Well, it’s that time of year again.  Time to look forward to a whole new year of hopes and dreams.  And of course the only way we can achieve those dreams is to make New Year resolutions, right?  Wrong!!!  This is one of the biggest pitfalls people fall into.  I see it every year.  The gym is always packed throughout the month of January.  But in February, everybody seems to have disappeared into thin air.  Is it magic?  No!  It’s those darn resolutions falling through again!

About 90% of people who make New Year resolutions never follow through with them.  Why is this so?  The answer is simple:  these people are not ready for a physical change.  Have you ever thought about why people even bother making New Year resolutions?  Because a new year is beginning, certain people feel that it may be easier to embark on a new lifestyle.  But if you really think about this, it’s pretty ridiculous isn’t it?  Why wait for the New Year to embark on a new, healthy lifestyle?  Why not start now!   Trying to artificially create a reason to start is not going to do any good for someone who is not mentally and physically ready.  They will fail time and again.

For people who are ready, there is no greater time to begin than the present!  I know that the New Year has just begun, but I’m speaking hypothetically.   I always hear people say, “But how can I begin exercising and eating right during the holidays.  That’s impossible!”  The fact is, it is very possible.  In fact, if someone starts around the holidays, and they make it through, chances are they will become a success story!  I’ve seen this happen before, so I know it’s possible.  So if you know someone in this situation, my advice would be to tell them:  Don’t wait!  Start now!  Resolutions don’t work!  Chances are they’ll thank you for the advice.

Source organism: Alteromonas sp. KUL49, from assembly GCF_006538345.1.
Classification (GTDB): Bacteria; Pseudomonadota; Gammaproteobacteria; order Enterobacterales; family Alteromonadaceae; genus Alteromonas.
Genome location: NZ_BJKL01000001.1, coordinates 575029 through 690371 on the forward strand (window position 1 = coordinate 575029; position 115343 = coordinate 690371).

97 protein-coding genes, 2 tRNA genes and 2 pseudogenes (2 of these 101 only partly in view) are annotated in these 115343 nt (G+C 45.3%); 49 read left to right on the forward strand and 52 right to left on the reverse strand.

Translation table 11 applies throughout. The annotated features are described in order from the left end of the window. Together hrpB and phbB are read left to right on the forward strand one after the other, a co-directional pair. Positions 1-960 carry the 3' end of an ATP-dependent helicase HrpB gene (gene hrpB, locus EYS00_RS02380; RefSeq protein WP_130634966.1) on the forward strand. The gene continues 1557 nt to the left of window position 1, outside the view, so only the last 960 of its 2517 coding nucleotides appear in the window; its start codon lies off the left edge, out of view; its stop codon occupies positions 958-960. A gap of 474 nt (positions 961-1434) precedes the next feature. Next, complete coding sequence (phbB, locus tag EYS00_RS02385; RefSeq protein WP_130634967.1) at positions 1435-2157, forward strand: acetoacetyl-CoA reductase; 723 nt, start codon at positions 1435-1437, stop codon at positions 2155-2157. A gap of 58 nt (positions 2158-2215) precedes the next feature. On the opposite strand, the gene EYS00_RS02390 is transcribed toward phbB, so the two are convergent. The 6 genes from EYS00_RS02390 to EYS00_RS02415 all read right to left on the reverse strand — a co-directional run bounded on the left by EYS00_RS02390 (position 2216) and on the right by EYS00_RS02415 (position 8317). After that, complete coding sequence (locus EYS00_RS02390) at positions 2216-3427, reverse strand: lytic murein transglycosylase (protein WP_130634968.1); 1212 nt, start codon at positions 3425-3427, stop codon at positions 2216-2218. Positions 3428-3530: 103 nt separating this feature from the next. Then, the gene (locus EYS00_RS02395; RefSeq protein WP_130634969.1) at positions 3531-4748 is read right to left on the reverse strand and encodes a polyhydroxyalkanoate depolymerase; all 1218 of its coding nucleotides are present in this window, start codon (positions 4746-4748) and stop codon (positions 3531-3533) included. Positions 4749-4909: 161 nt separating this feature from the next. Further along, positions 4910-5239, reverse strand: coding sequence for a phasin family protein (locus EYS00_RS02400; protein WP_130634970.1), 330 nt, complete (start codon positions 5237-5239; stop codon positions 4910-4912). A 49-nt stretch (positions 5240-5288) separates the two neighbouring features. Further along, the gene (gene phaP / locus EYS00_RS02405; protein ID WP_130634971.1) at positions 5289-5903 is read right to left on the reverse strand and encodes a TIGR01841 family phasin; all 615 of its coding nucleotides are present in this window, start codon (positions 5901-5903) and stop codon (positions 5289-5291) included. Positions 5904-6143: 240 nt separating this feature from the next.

A goal is very different from a resolution.  Let me explain why.  A resolution is something that you tell yourself is going to happen.  It’s somewhat of a promise that you make to yourself, usually around the time that a new year begins, that involves making a change in behavior that will lead to positive changes in one’s life.  The problem here is that there’s no plan of action.  A resolution is basically just a statement that is filled with a lot of good intentions, but no logical plan to make it happen.  This is why time and again resolutions never work.  It’s very hard to fulfill a promise to yourself, if you have no plan as to how you’re going to make it happen.

A goal on the other hand is just the opposite.  A goal has a plan of action attached to it that will bring a desired result.  There are many different kinds of goals.  There are yearly, monthly, and weekly goals, as well as daily goals.  Goals can pertain to any aspect of our lives.  A good friend of mine has a wonderful New Year’s tradition.  Every year, on New Year’s Eve, he holds a party.  It’s usually a very simple party with a lot of close friends.  After midnight strikes, he hands everybody a piece of paper, a pen or pencil, and an envelope.  At that point, everybody proceeds to write a letter to themselves about what they feel they have accomplished in the preceding year and what they would like to accomplish in the following year.  We then put the letter in the envelopes and address it to ourselves.  About nine months later, he mails these letters out to us.  When we receive the letters, we’ve usually forgotten about them.  Our reactions range from being slightly upset or very happy, depending on whether we accomplished what we set out to do.  The good news is this:  If we didn’t accomplish something that we had written down, we still have three months left to accomplish it.